Tuesday, August 18, 2009

In which I criticize one of my selves and defend another

I promise that the post I said I would write on HBO's feminist fairy tales is coming soon. It's a lot longer and more involved than I thought it would be, and I'm trying to prepare to teach at a new school right now, so I'm a little busy. It'll be here eventually, though. In the meantime, I'd like to respond to two posts I read on the internet recently. While they are on wildly different topics, they are related, at least given my personal standpoint and overlapping identities, because both posts comment on/define something I identify as and are written by people outside those identifications. I've been thinking a great deal lately about inclusion and exclusion and labels and how those three concepts are so often inextricably linked for us as human beings when we identify or describe ourselves (to ourselves or to others), and these articles caused me to think a bit deeper about how I define myself and what those definitions mean or should mean to me.

The first article is on the website Jewcy.com, which I've been exploring a good bit recently. It's an informative, often quite funny, and sometimes satirical site that seems primarily to endeavor to counter the widespread (mis)conception of Judaism as antiquated, boring, or irrelevant. The article I want to discuss is entitled 10 Things We Can Learn From Evangelical Christians. I was linked to the article from another site, and was originally intrigued by the title, as so often the word "Evangelical" is coded as backward or closed-minded. While I don't like his tone or diction very much at all, I do agree with the majority of the points the author makes. For example, the first thing Aleph cites that Evangelical congregations do well that synagogues should use is free food. It's always made sense to me in terms of ministry to use meeting basic human needs as a gateway to meet the spiritual needs of those who may be afraid of discussing such things outright. Not onlt is it practical, but sharing a meal with someone allows for conversation and relationship-building. If someone is comfortable with me as a person, they'll ideally feel less pressured or like I'm just trying to convert them if I try to open up a spiritual discussion.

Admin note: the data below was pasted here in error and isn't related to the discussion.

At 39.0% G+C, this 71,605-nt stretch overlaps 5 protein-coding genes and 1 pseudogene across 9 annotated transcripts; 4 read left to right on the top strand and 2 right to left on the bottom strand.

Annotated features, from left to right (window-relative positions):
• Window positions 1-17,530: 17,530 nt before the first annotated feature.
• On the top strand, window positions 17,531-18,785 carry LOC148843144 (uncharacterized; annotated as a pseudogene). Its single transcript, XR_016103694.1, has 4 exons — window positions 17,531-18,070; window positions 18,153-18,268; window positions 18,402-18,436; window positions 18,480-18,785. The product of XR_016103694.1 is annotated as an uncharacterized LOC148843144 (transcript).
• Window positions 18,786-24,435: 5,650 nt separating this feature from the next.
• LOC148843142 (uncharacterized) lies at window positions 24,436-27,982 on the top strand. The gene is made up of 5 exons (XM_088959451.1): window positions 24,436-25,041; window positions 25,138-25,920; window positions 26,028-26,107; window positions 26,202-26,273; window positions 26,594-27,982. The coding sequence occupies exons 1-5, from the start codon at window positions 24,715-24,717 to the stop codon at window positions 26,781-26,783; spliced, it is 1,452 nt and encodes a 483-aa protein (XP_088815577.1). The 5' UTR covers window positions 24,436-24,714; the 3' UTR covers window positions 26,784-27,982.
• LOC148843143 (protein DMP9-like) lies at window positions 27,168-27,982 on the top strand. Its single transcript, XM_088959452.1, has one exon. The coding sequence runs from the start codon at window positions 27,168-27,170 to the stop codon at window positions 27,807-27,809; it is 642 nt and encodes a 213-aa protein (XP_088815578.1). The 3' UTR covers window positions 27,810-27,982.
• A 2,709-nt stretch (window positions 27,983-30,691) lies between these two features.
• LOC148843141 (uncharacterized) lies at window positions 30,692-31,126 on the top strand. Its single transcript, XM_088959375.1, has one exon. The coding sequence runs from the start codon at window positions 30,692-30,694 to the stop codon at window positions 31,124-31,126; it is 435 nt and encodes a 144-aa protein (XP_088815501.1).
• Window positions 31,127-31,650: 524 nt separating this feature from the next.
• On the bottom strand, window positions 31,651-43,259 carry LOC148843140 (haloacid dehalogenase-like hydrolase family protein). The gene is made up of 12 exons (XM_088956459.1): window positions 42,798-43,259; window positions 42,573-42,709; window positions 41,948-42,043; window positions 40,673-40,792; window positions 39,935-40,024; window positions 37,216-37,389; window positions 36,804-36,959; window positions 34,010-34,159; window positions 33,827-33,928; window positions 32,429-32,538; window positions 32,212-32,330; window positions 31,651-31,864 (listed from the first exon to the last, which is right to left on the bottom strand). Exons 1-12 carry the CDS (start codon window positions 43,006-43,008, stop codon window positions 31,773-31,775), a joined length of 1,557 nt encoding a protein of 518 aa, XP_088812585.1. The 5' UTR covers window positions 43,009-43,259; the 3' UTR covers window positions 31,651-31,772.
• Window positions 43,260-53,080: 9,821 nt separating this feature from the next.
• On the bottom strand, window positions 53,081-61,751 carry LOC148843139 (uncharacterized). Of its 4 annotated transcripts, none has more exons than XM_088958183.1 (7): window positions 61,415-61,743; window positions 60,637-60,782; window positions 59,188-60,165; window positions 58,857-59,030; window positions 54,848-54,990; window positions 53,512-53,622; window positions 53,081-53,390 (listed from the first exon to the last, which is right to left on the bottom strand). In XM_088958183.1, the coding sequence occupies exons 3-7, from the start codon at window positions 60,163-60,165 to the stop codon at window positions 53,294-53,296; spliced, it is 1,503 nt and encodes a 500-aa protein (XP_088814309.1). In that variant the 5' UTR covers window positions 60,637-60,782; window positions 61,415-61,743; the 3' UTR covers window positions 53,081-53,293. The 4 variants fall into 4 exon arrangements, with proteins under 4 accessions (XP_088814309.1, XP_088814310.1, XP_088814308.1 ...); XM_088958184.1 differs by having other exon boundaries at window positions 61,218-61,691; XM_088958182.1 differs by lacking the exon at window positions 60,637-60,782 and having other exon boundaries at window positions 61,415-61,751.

While I thought that point and others in the article were spot on, I took issue with others, specifically "Making Denominations Irrelevant" and "Creating New Traditions," and I took issue with these points because I don't think they work within the Evangelical church the way Aleph seems to think they do. In regards to the first, Aleph writes that "[Evangelicals] talk about 'The Church" as if all Christians, regardless if they go to Faith Harvest Ministry or Harvesting Faith Ministry, are a part of one body. While I've certainly heard that phrase used in that way, I don't think that its being used means that Evangelicals don't care about denominations. In my personal experience, the contrary is often true. Fun fact: In my (private, Christian) high school, Baptists and Methodists openly mocked one another and ocassionally wouldn't speak to each other. I've seen that kind of pettiness mostly disappear with the arrival of adulthood, but I think that a lot of Evangelical churches hold in high esteem the social capital or privilege that comes with a certain denomination in any given area.

The "Creating New Traditions" section reads thusly: "This is something that I've seen the Evangelical World do, really well. Ever heard about 'Hell Houses', the Evangelical version of a haunted house which literally scares-the-devil-out-of-you? Or what about Promise Rings and Abstinence Pledges? These are all the new traditions of the Christian faith, and Jews could do the same thing." While I agree with Aleph's implication that new traditions can invigorate worship, I think he's missing a discussion of respect for doctrine. I realize that he may be ill-equipped to discuss Christian doctrine specifically, and that's fine. I just think that his comment as is is severly oversimplified and essentially says new=good.